Cryopreservation Of Embryos

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What Is Cryopreservation of Embryos?

Following an in vitro fertilisation (IVF) procedure, there are often embryos that remain unused. Cryopreservation is a technique that allows you to freeze such embryos for up to ten years. Consequently, these embryos can be used in a future IVF cycle without the female partner having to undergo another round of fertility medication. When a couple does decide to use a cryopreserved embryo to achieve conception, the embryo must first be thawed and then implanted in the uterine cavity.

Why Choose Cryopreservation of Embryos?

Cryopreservation may be a worthwhile option for couples embarking on an in vitro fertilisation (IVF) routine. Here's why.

Conception in the Future

Cryopreservation allows you to freeze your fertility in time. By cryopreserving embryos, you have the liberty to plan a family at your own pace, with minimal medication and effort in recurrent IVF cycles.

Endometrial Concerns

On Cloudnine, we recommend cryopreservation when we notice inadequate endometrial development, which could potentially hamper embryo implantation. By cryopreserving embryos until the uterine cavity can sustain implantation, you can boost your chances of conception.

Is Cryopreservation of Embryos Right for Me?

Cryopreservation is well-suited for those who have a history of infertility. It is a technique that allows you to grow your family when you're ready, without the emotional and physical baggage of additional fertility medication. The success of an in vitro fertilisation (IVF) cycle is dependent on multiple considerations. Thus, if you have had repeated episodes of unsuccessful fertility treatments, cryopreservation could lend you hope.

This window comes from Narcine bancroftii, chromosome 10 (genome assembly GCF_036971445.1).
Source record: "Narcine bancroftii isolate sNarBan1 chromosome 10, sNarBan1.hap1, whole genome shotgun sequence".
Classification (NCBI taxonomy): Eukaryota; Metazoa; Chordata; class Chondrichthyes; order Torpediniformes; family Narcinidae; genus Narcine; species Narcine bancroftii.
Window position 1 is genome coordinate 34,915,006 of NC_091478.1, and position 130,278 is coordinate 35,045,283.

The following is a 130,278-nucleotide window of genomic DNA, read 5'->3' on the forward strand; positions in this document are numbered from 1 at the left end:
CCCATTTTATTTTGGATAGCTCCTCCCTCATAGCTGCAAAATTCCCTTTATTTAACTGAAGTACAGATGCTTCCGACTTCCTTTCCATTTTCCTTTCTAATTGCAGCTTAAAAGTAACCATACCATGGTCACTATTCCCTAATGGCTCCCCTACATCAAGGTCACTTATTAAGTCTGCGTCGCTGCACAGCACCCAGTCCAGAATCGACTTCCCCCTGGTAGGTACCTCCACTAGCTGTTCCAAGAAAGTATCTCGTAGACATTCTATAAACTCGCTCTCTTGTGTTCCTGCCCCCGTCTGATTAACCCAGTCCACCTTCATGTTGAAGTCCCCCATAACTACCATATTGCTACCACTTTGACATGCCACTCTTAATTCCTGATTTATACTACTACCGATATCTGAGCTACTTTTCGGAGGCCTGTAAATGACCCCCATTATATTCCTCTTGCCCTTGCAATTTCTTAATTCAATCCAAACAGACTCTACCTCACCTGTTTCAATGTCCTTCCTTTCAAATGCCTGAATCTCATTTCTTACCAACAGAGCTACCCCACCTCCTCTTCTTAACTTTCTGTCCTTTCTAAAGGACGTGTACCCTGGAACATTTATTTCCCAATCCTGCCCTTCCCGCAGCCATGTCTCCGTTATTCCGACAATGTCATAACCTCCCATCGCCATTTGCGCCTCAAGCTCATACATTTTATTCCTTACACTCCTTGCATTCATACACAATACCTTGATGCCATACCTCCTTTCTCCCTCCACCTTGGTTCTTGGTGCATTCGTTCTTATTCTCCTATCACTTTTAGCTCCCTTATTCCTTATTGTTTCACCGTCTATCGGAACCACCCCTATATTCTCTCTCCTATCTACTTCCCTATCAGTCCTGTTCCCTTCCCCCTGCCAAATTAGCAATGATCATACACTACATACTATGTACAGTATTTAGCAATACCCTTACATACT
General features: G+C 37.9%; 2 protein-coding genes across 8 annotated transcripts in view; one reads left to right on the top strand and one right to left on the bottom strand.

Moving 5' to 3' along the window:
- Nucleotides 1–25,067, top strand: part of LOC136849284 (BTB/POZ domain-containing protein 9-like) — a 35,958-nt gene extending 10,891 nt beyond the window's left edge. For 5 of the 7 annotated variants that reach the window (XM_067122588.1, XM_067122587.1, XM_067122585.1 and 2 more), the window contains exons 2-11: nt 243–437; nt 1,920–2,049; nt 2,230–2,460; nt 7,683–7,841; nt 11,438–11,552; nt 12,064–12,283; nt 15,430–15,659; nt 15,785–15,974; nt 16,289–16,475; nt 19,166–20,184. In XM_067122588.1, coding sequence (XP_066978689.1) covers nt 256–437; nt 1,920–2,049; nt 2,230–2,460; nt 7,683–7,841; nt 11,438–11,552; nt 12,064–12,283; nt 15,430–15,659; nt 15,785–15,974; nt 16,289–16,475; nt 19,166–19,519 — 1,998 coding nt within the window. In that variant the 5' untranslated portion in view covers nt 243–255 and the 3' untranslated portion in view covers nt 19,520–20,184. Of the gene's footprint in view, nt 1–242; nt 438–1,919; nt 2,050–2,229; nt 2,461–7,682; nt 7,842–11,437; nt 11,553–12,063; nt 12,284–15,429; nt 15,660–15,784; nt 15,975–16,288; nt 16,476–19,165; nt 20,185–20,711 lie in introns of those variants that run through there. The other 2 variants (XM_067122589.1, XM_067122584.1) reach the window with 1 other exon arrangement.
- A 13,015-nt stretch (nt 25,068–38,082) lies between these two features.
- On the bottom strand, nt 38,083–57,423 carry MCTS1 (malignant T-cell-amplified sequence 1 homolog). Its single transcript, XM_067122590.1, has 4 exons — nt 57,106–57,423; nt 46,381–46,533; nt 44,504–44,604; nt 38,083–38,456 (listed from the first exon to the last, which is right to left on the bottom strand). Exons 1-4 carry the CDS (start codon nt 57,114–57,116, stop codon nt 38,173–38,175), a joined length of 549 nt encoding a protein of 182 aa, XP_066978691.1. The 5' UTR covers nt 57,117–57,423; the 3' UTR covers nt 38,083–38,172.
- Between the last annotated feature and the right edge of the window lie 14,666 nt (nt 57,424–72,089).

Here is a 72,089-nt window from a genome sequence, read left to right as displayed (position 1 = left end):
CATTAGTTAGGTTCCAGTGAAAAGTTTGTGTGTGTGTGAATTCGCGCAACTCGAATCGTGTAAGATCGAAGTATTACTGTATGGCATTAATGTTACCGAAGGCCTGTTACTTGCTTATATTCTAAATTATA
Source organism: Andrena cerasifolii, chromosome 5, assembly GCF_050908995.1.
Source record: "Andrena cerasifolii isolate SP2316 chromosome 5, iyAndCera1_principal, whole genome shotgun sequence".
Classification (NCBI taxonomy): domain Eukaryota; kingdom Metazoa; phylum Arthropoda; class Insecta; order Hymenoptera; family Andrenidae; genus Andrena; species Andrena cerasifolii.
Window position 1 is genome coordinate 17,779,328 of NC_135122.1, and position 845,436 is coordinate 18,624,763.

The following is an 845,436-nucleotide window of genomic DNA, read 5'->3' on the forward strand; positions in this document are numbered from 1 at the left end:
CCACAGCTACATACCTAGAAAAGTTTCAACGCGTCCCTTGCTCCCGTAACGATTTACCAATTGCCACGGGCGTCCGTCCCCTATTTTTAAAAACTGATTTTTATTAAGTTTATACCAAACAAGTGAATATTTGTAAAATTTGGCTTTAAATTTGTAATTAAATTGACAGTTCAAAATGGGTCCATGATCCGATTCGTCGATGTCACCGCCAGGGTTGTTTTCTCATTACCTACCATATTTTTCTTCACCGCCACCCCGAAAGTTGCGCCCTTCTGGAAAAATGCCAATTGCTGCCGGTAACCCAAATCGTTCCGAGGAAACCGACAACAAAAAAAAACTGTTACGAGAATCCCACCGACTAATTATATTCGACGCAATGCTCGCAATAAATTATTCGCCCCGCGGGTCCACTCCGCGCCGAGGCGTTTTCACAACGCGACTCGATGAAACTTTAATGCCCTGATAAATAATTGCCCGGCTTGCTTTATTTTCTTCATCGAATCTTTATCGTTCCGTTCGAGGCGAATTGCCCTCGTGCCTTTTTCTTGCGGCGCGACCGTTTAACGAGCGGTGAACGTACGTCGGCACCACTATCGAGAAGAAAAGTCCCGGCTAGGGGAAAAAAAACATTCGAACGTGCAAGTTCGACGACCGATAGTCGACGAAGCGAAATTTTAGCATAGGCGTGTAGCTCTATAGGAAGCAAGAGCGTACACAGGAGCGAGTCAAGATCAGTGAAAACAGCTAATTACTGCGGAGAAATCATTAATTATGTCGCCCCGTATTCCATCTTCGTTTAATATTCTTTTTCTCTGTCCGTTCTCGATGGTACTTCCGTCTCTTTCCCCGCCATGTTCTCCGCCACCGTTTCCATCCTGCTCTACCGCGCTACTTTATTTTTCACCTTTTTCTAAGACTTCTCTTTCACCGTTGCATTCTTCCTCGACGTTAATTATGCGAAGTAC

What Are the Steps of Cryopreservation of Embryos?

Cryopreservation essentially involves just a few additional steps after an in vitro fertilisation (IVF) procedure.

1. Preliminary Screening

If this hasn't already been done during the IVF procedure, your fertility specialist may screen you and your partner for diseases such as HIV.

2. Embryo Freezing

During this step, the embryos that have been shortlisted for cryopreservation will be immersed in tanks of liquid nitrogen. A liquid substance, called a cryoprotectant is used as a supplement to insulate the embryos from external factors.

3. Frozen Embryo Transfer

Whenever you're ready to grow your family, your fertility consultant will thaw one or more embryos and carefully place them into your uterine cavity. On Cloudnine, we believe in giving you the best pregnancy possible, thereby limiting the number of embryos we deposit, to two per cycle.

What Are the Risks of Cryopreservation of Embryos?

The routine risks associated with cryopreservation generally stem from gaps that arise during the execution of the procedure. On Cloudnine, we labour over every little detail involved in cryopreservation, to ensure that your risks are minimised while your experience is one to remember.

Embryo Damage

Embryos are volatile and susceptible to damage when they are thawing, and that's where the risk lies. If embryos are not thawed correctly, they can be encumbered by ice shards, and be damaged as a result. On Cloudnine, our advanced technologies are tailored to thaw embryos perfectly, ensuring that their survival rates are optimised.

Death of Cells

An embryo is made up of tens of cells, and sometimes, the thawing process could destroy some of them. However, a 100-cell embryo can usually withstand such weathering, and still be strong enough to survive inside the uterine cavity.


Fertility preservation means storing or preserving sex cells or tissue for use at a later point to help achieve pregnancy. Fertility preservation is made possible by the latest cryopreservation (freezing) methods. It is the simplest way to preserve fertility. Using a slow cooling approach which is still widespread in India, only (pre)inseminated egg cells can be preserved. Vitrification permits the cryopreservation of non-inseminated egg cells with a very high survival rate. Cryopreservation enables women who do not have a partner or are not yet sure that they would like to have a child with their current partner to have their non-inseminated eggs preserved over a period of years.